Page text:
Autotrader ad desktop

In partnership with Autotrader

Used test: Citroen C3 Aircross vs Ford Puma vs Hyundai Bayon

Can the C3 Aircross and Bayon take on and beat our small SUV favourite, the fun-to-drive Ford Puma, when all contenders are two-year-old used buys?...

Hyundai Bayon vs Citroen C3 Aircross vs Ford Puma fronts

The contenders

Citroen C3 Aircross Puretech 110 Shine Plus

List price when new £21,500
Price today £14,000*
Available from 2017-present

A practical and attractively priced used buy, although the C3 Aircross is the least powerful car here

Ford Puma 1.0 Ecoboost Hybrid 155 ST-Line

List price when new £23,745
Price today £15,000*
Available from 2019-present

It may be great to drive, but the Puma needs to tick more boxes than just that to beat its competition

Hyundai Bayon 1.0 T-GDi Mild Hybrid 120 Premium

List price when new £23,245
Price today £15,000*
Available from 2021-present

The newest of our three competitors, but can the mild-hybrid Bayon shoot straight to the top of our rankings?

*Price today is based on a 2021 model with average mileage and full service history, correct at time of writing

The Ford Puma arrived in 2019 and quickly became the brand's golden child. Not only did it take home our overall What Car? Car of the Year award in 2020, this handsome small SUV also began selling like hot cakes on the new car market. Its immense popularity has continued to this day.

That's not for a lack of other manufacturers trying, mind you. The Citroën C3 Aircross was given a mid-life refresh in 2021, sharpening its exterior styling and giving it a new infotainment system, among other improvements. The Hyundai Bayon rocked up in the same year, sporting mechanical underpinnings shared with the impressive Hyundai i20 small car.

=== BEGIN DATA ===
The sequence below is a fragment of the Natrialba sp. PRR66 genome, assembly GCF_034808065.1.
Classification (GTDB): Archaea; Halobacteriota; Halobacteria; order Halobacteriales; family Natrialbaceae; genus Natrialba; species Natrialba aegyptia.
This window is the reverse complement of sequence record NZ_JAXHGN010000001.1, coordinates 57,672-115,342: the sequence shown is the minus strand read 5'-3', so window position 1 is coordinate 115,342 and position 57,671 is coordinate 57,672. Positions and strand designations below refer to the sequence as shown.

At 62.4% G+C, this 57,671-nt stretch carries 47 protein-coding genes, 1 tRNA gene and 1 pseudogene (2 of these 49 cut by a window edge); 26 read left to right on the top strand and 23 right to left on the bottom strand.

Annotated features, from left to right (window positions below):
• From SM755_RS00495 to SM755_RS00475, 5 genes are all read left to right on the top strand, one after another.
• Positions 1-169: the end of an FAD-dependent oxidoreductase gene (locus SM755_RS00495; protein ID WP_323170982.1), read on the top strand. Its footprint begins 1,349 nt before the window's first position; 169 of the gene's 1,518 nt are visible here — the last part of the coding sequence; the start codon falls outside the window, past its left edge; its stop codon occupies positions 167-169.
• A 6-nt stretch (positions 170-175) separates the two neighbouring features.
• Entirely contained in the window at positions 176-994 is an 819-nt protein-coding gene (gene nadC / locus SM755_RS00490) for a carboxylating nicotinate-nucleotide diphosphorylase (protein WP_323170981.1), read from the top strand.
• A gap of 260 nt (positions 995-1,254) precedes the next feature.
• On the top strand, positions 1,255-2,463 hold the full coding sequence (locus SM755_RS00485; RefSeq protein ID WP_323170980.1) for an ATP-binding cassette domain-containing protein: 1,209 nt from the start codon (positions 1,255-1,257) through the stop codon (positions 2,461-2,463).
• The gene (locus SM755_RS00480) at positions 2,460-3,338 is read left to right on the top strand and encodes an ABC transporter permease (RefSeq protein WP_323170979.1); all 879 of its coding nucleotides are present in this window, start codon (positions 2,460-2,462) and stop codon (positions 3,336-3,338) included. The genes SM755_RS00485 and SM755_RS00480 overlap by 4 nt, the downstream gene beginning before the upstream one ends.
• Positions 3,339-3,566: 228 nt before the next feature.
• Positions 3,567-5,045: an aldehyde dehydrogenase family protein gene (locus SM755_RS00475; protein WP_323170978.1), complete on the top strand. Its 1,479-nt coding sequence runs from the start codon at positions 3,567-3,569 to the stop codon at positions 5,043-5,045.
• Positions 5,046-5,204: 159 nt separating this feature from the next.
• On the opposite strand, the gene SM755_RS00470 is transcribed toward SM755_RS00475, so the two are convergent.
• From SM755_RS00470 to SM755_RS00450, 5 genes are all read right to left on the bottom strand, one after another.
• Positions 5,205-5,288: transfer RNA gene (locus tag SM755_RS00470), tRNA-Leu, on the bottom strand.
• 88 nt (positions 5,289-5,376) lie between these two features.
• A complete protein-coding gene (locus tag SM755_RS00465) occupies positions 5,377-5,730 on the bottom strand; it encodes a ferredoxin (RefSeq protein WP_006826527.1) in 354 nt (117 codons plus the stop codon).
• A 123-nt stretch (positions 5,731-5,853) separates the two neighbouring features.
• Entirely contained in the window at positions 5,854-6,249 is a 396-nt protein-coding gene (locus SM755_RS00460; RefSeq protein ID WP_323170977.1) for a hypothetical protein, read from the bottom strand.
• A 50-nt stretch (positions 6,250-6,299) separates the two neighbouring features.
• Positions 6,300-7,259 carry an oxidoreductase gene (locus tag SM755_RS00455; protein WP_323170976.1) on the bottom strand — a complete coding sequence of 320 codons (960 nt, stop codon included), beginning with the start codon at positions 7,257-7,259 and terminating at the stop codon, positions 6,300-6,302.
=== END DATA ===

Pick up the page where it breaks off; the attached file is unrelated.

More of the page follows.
Citroen C3 Aircross 2021 front cornering in car park

The Bayon, like the Puma, is also available as a mild hybrid for a minor bump in performance and fuel economy. The C3 Aircross doesn't receive any such tech, but then again it did undercut these two rivals on price when it was new. It still undercuts them as a used buy, actually, although every one of our trio offers up a similarly good saving off their individual new car prices if bought as here at two years old. 

But let's put aside the money for a second, and dig deep into what these cars are like on the road. 

Ford Puma 2021 front cornering in car park


Performance, ride, handling, refinement

If you’re at all interested in accelerating quickly and having fun on a twisty road, there’s no contest; the Puma is the only one with a remotely sporty slant.

You might rightly point out that, in the range-topping 153bhp guise tested, it has a lot more power than its rivals and that the 123bhp version would have been a better fit on performance. But that’s one of the great things about the Puma: the fact that you can have a relatively punchy engine. You don’t even have to compromise on the economy (as we’ll explain later).

Hyundai Bayon 2021 front cornering in car park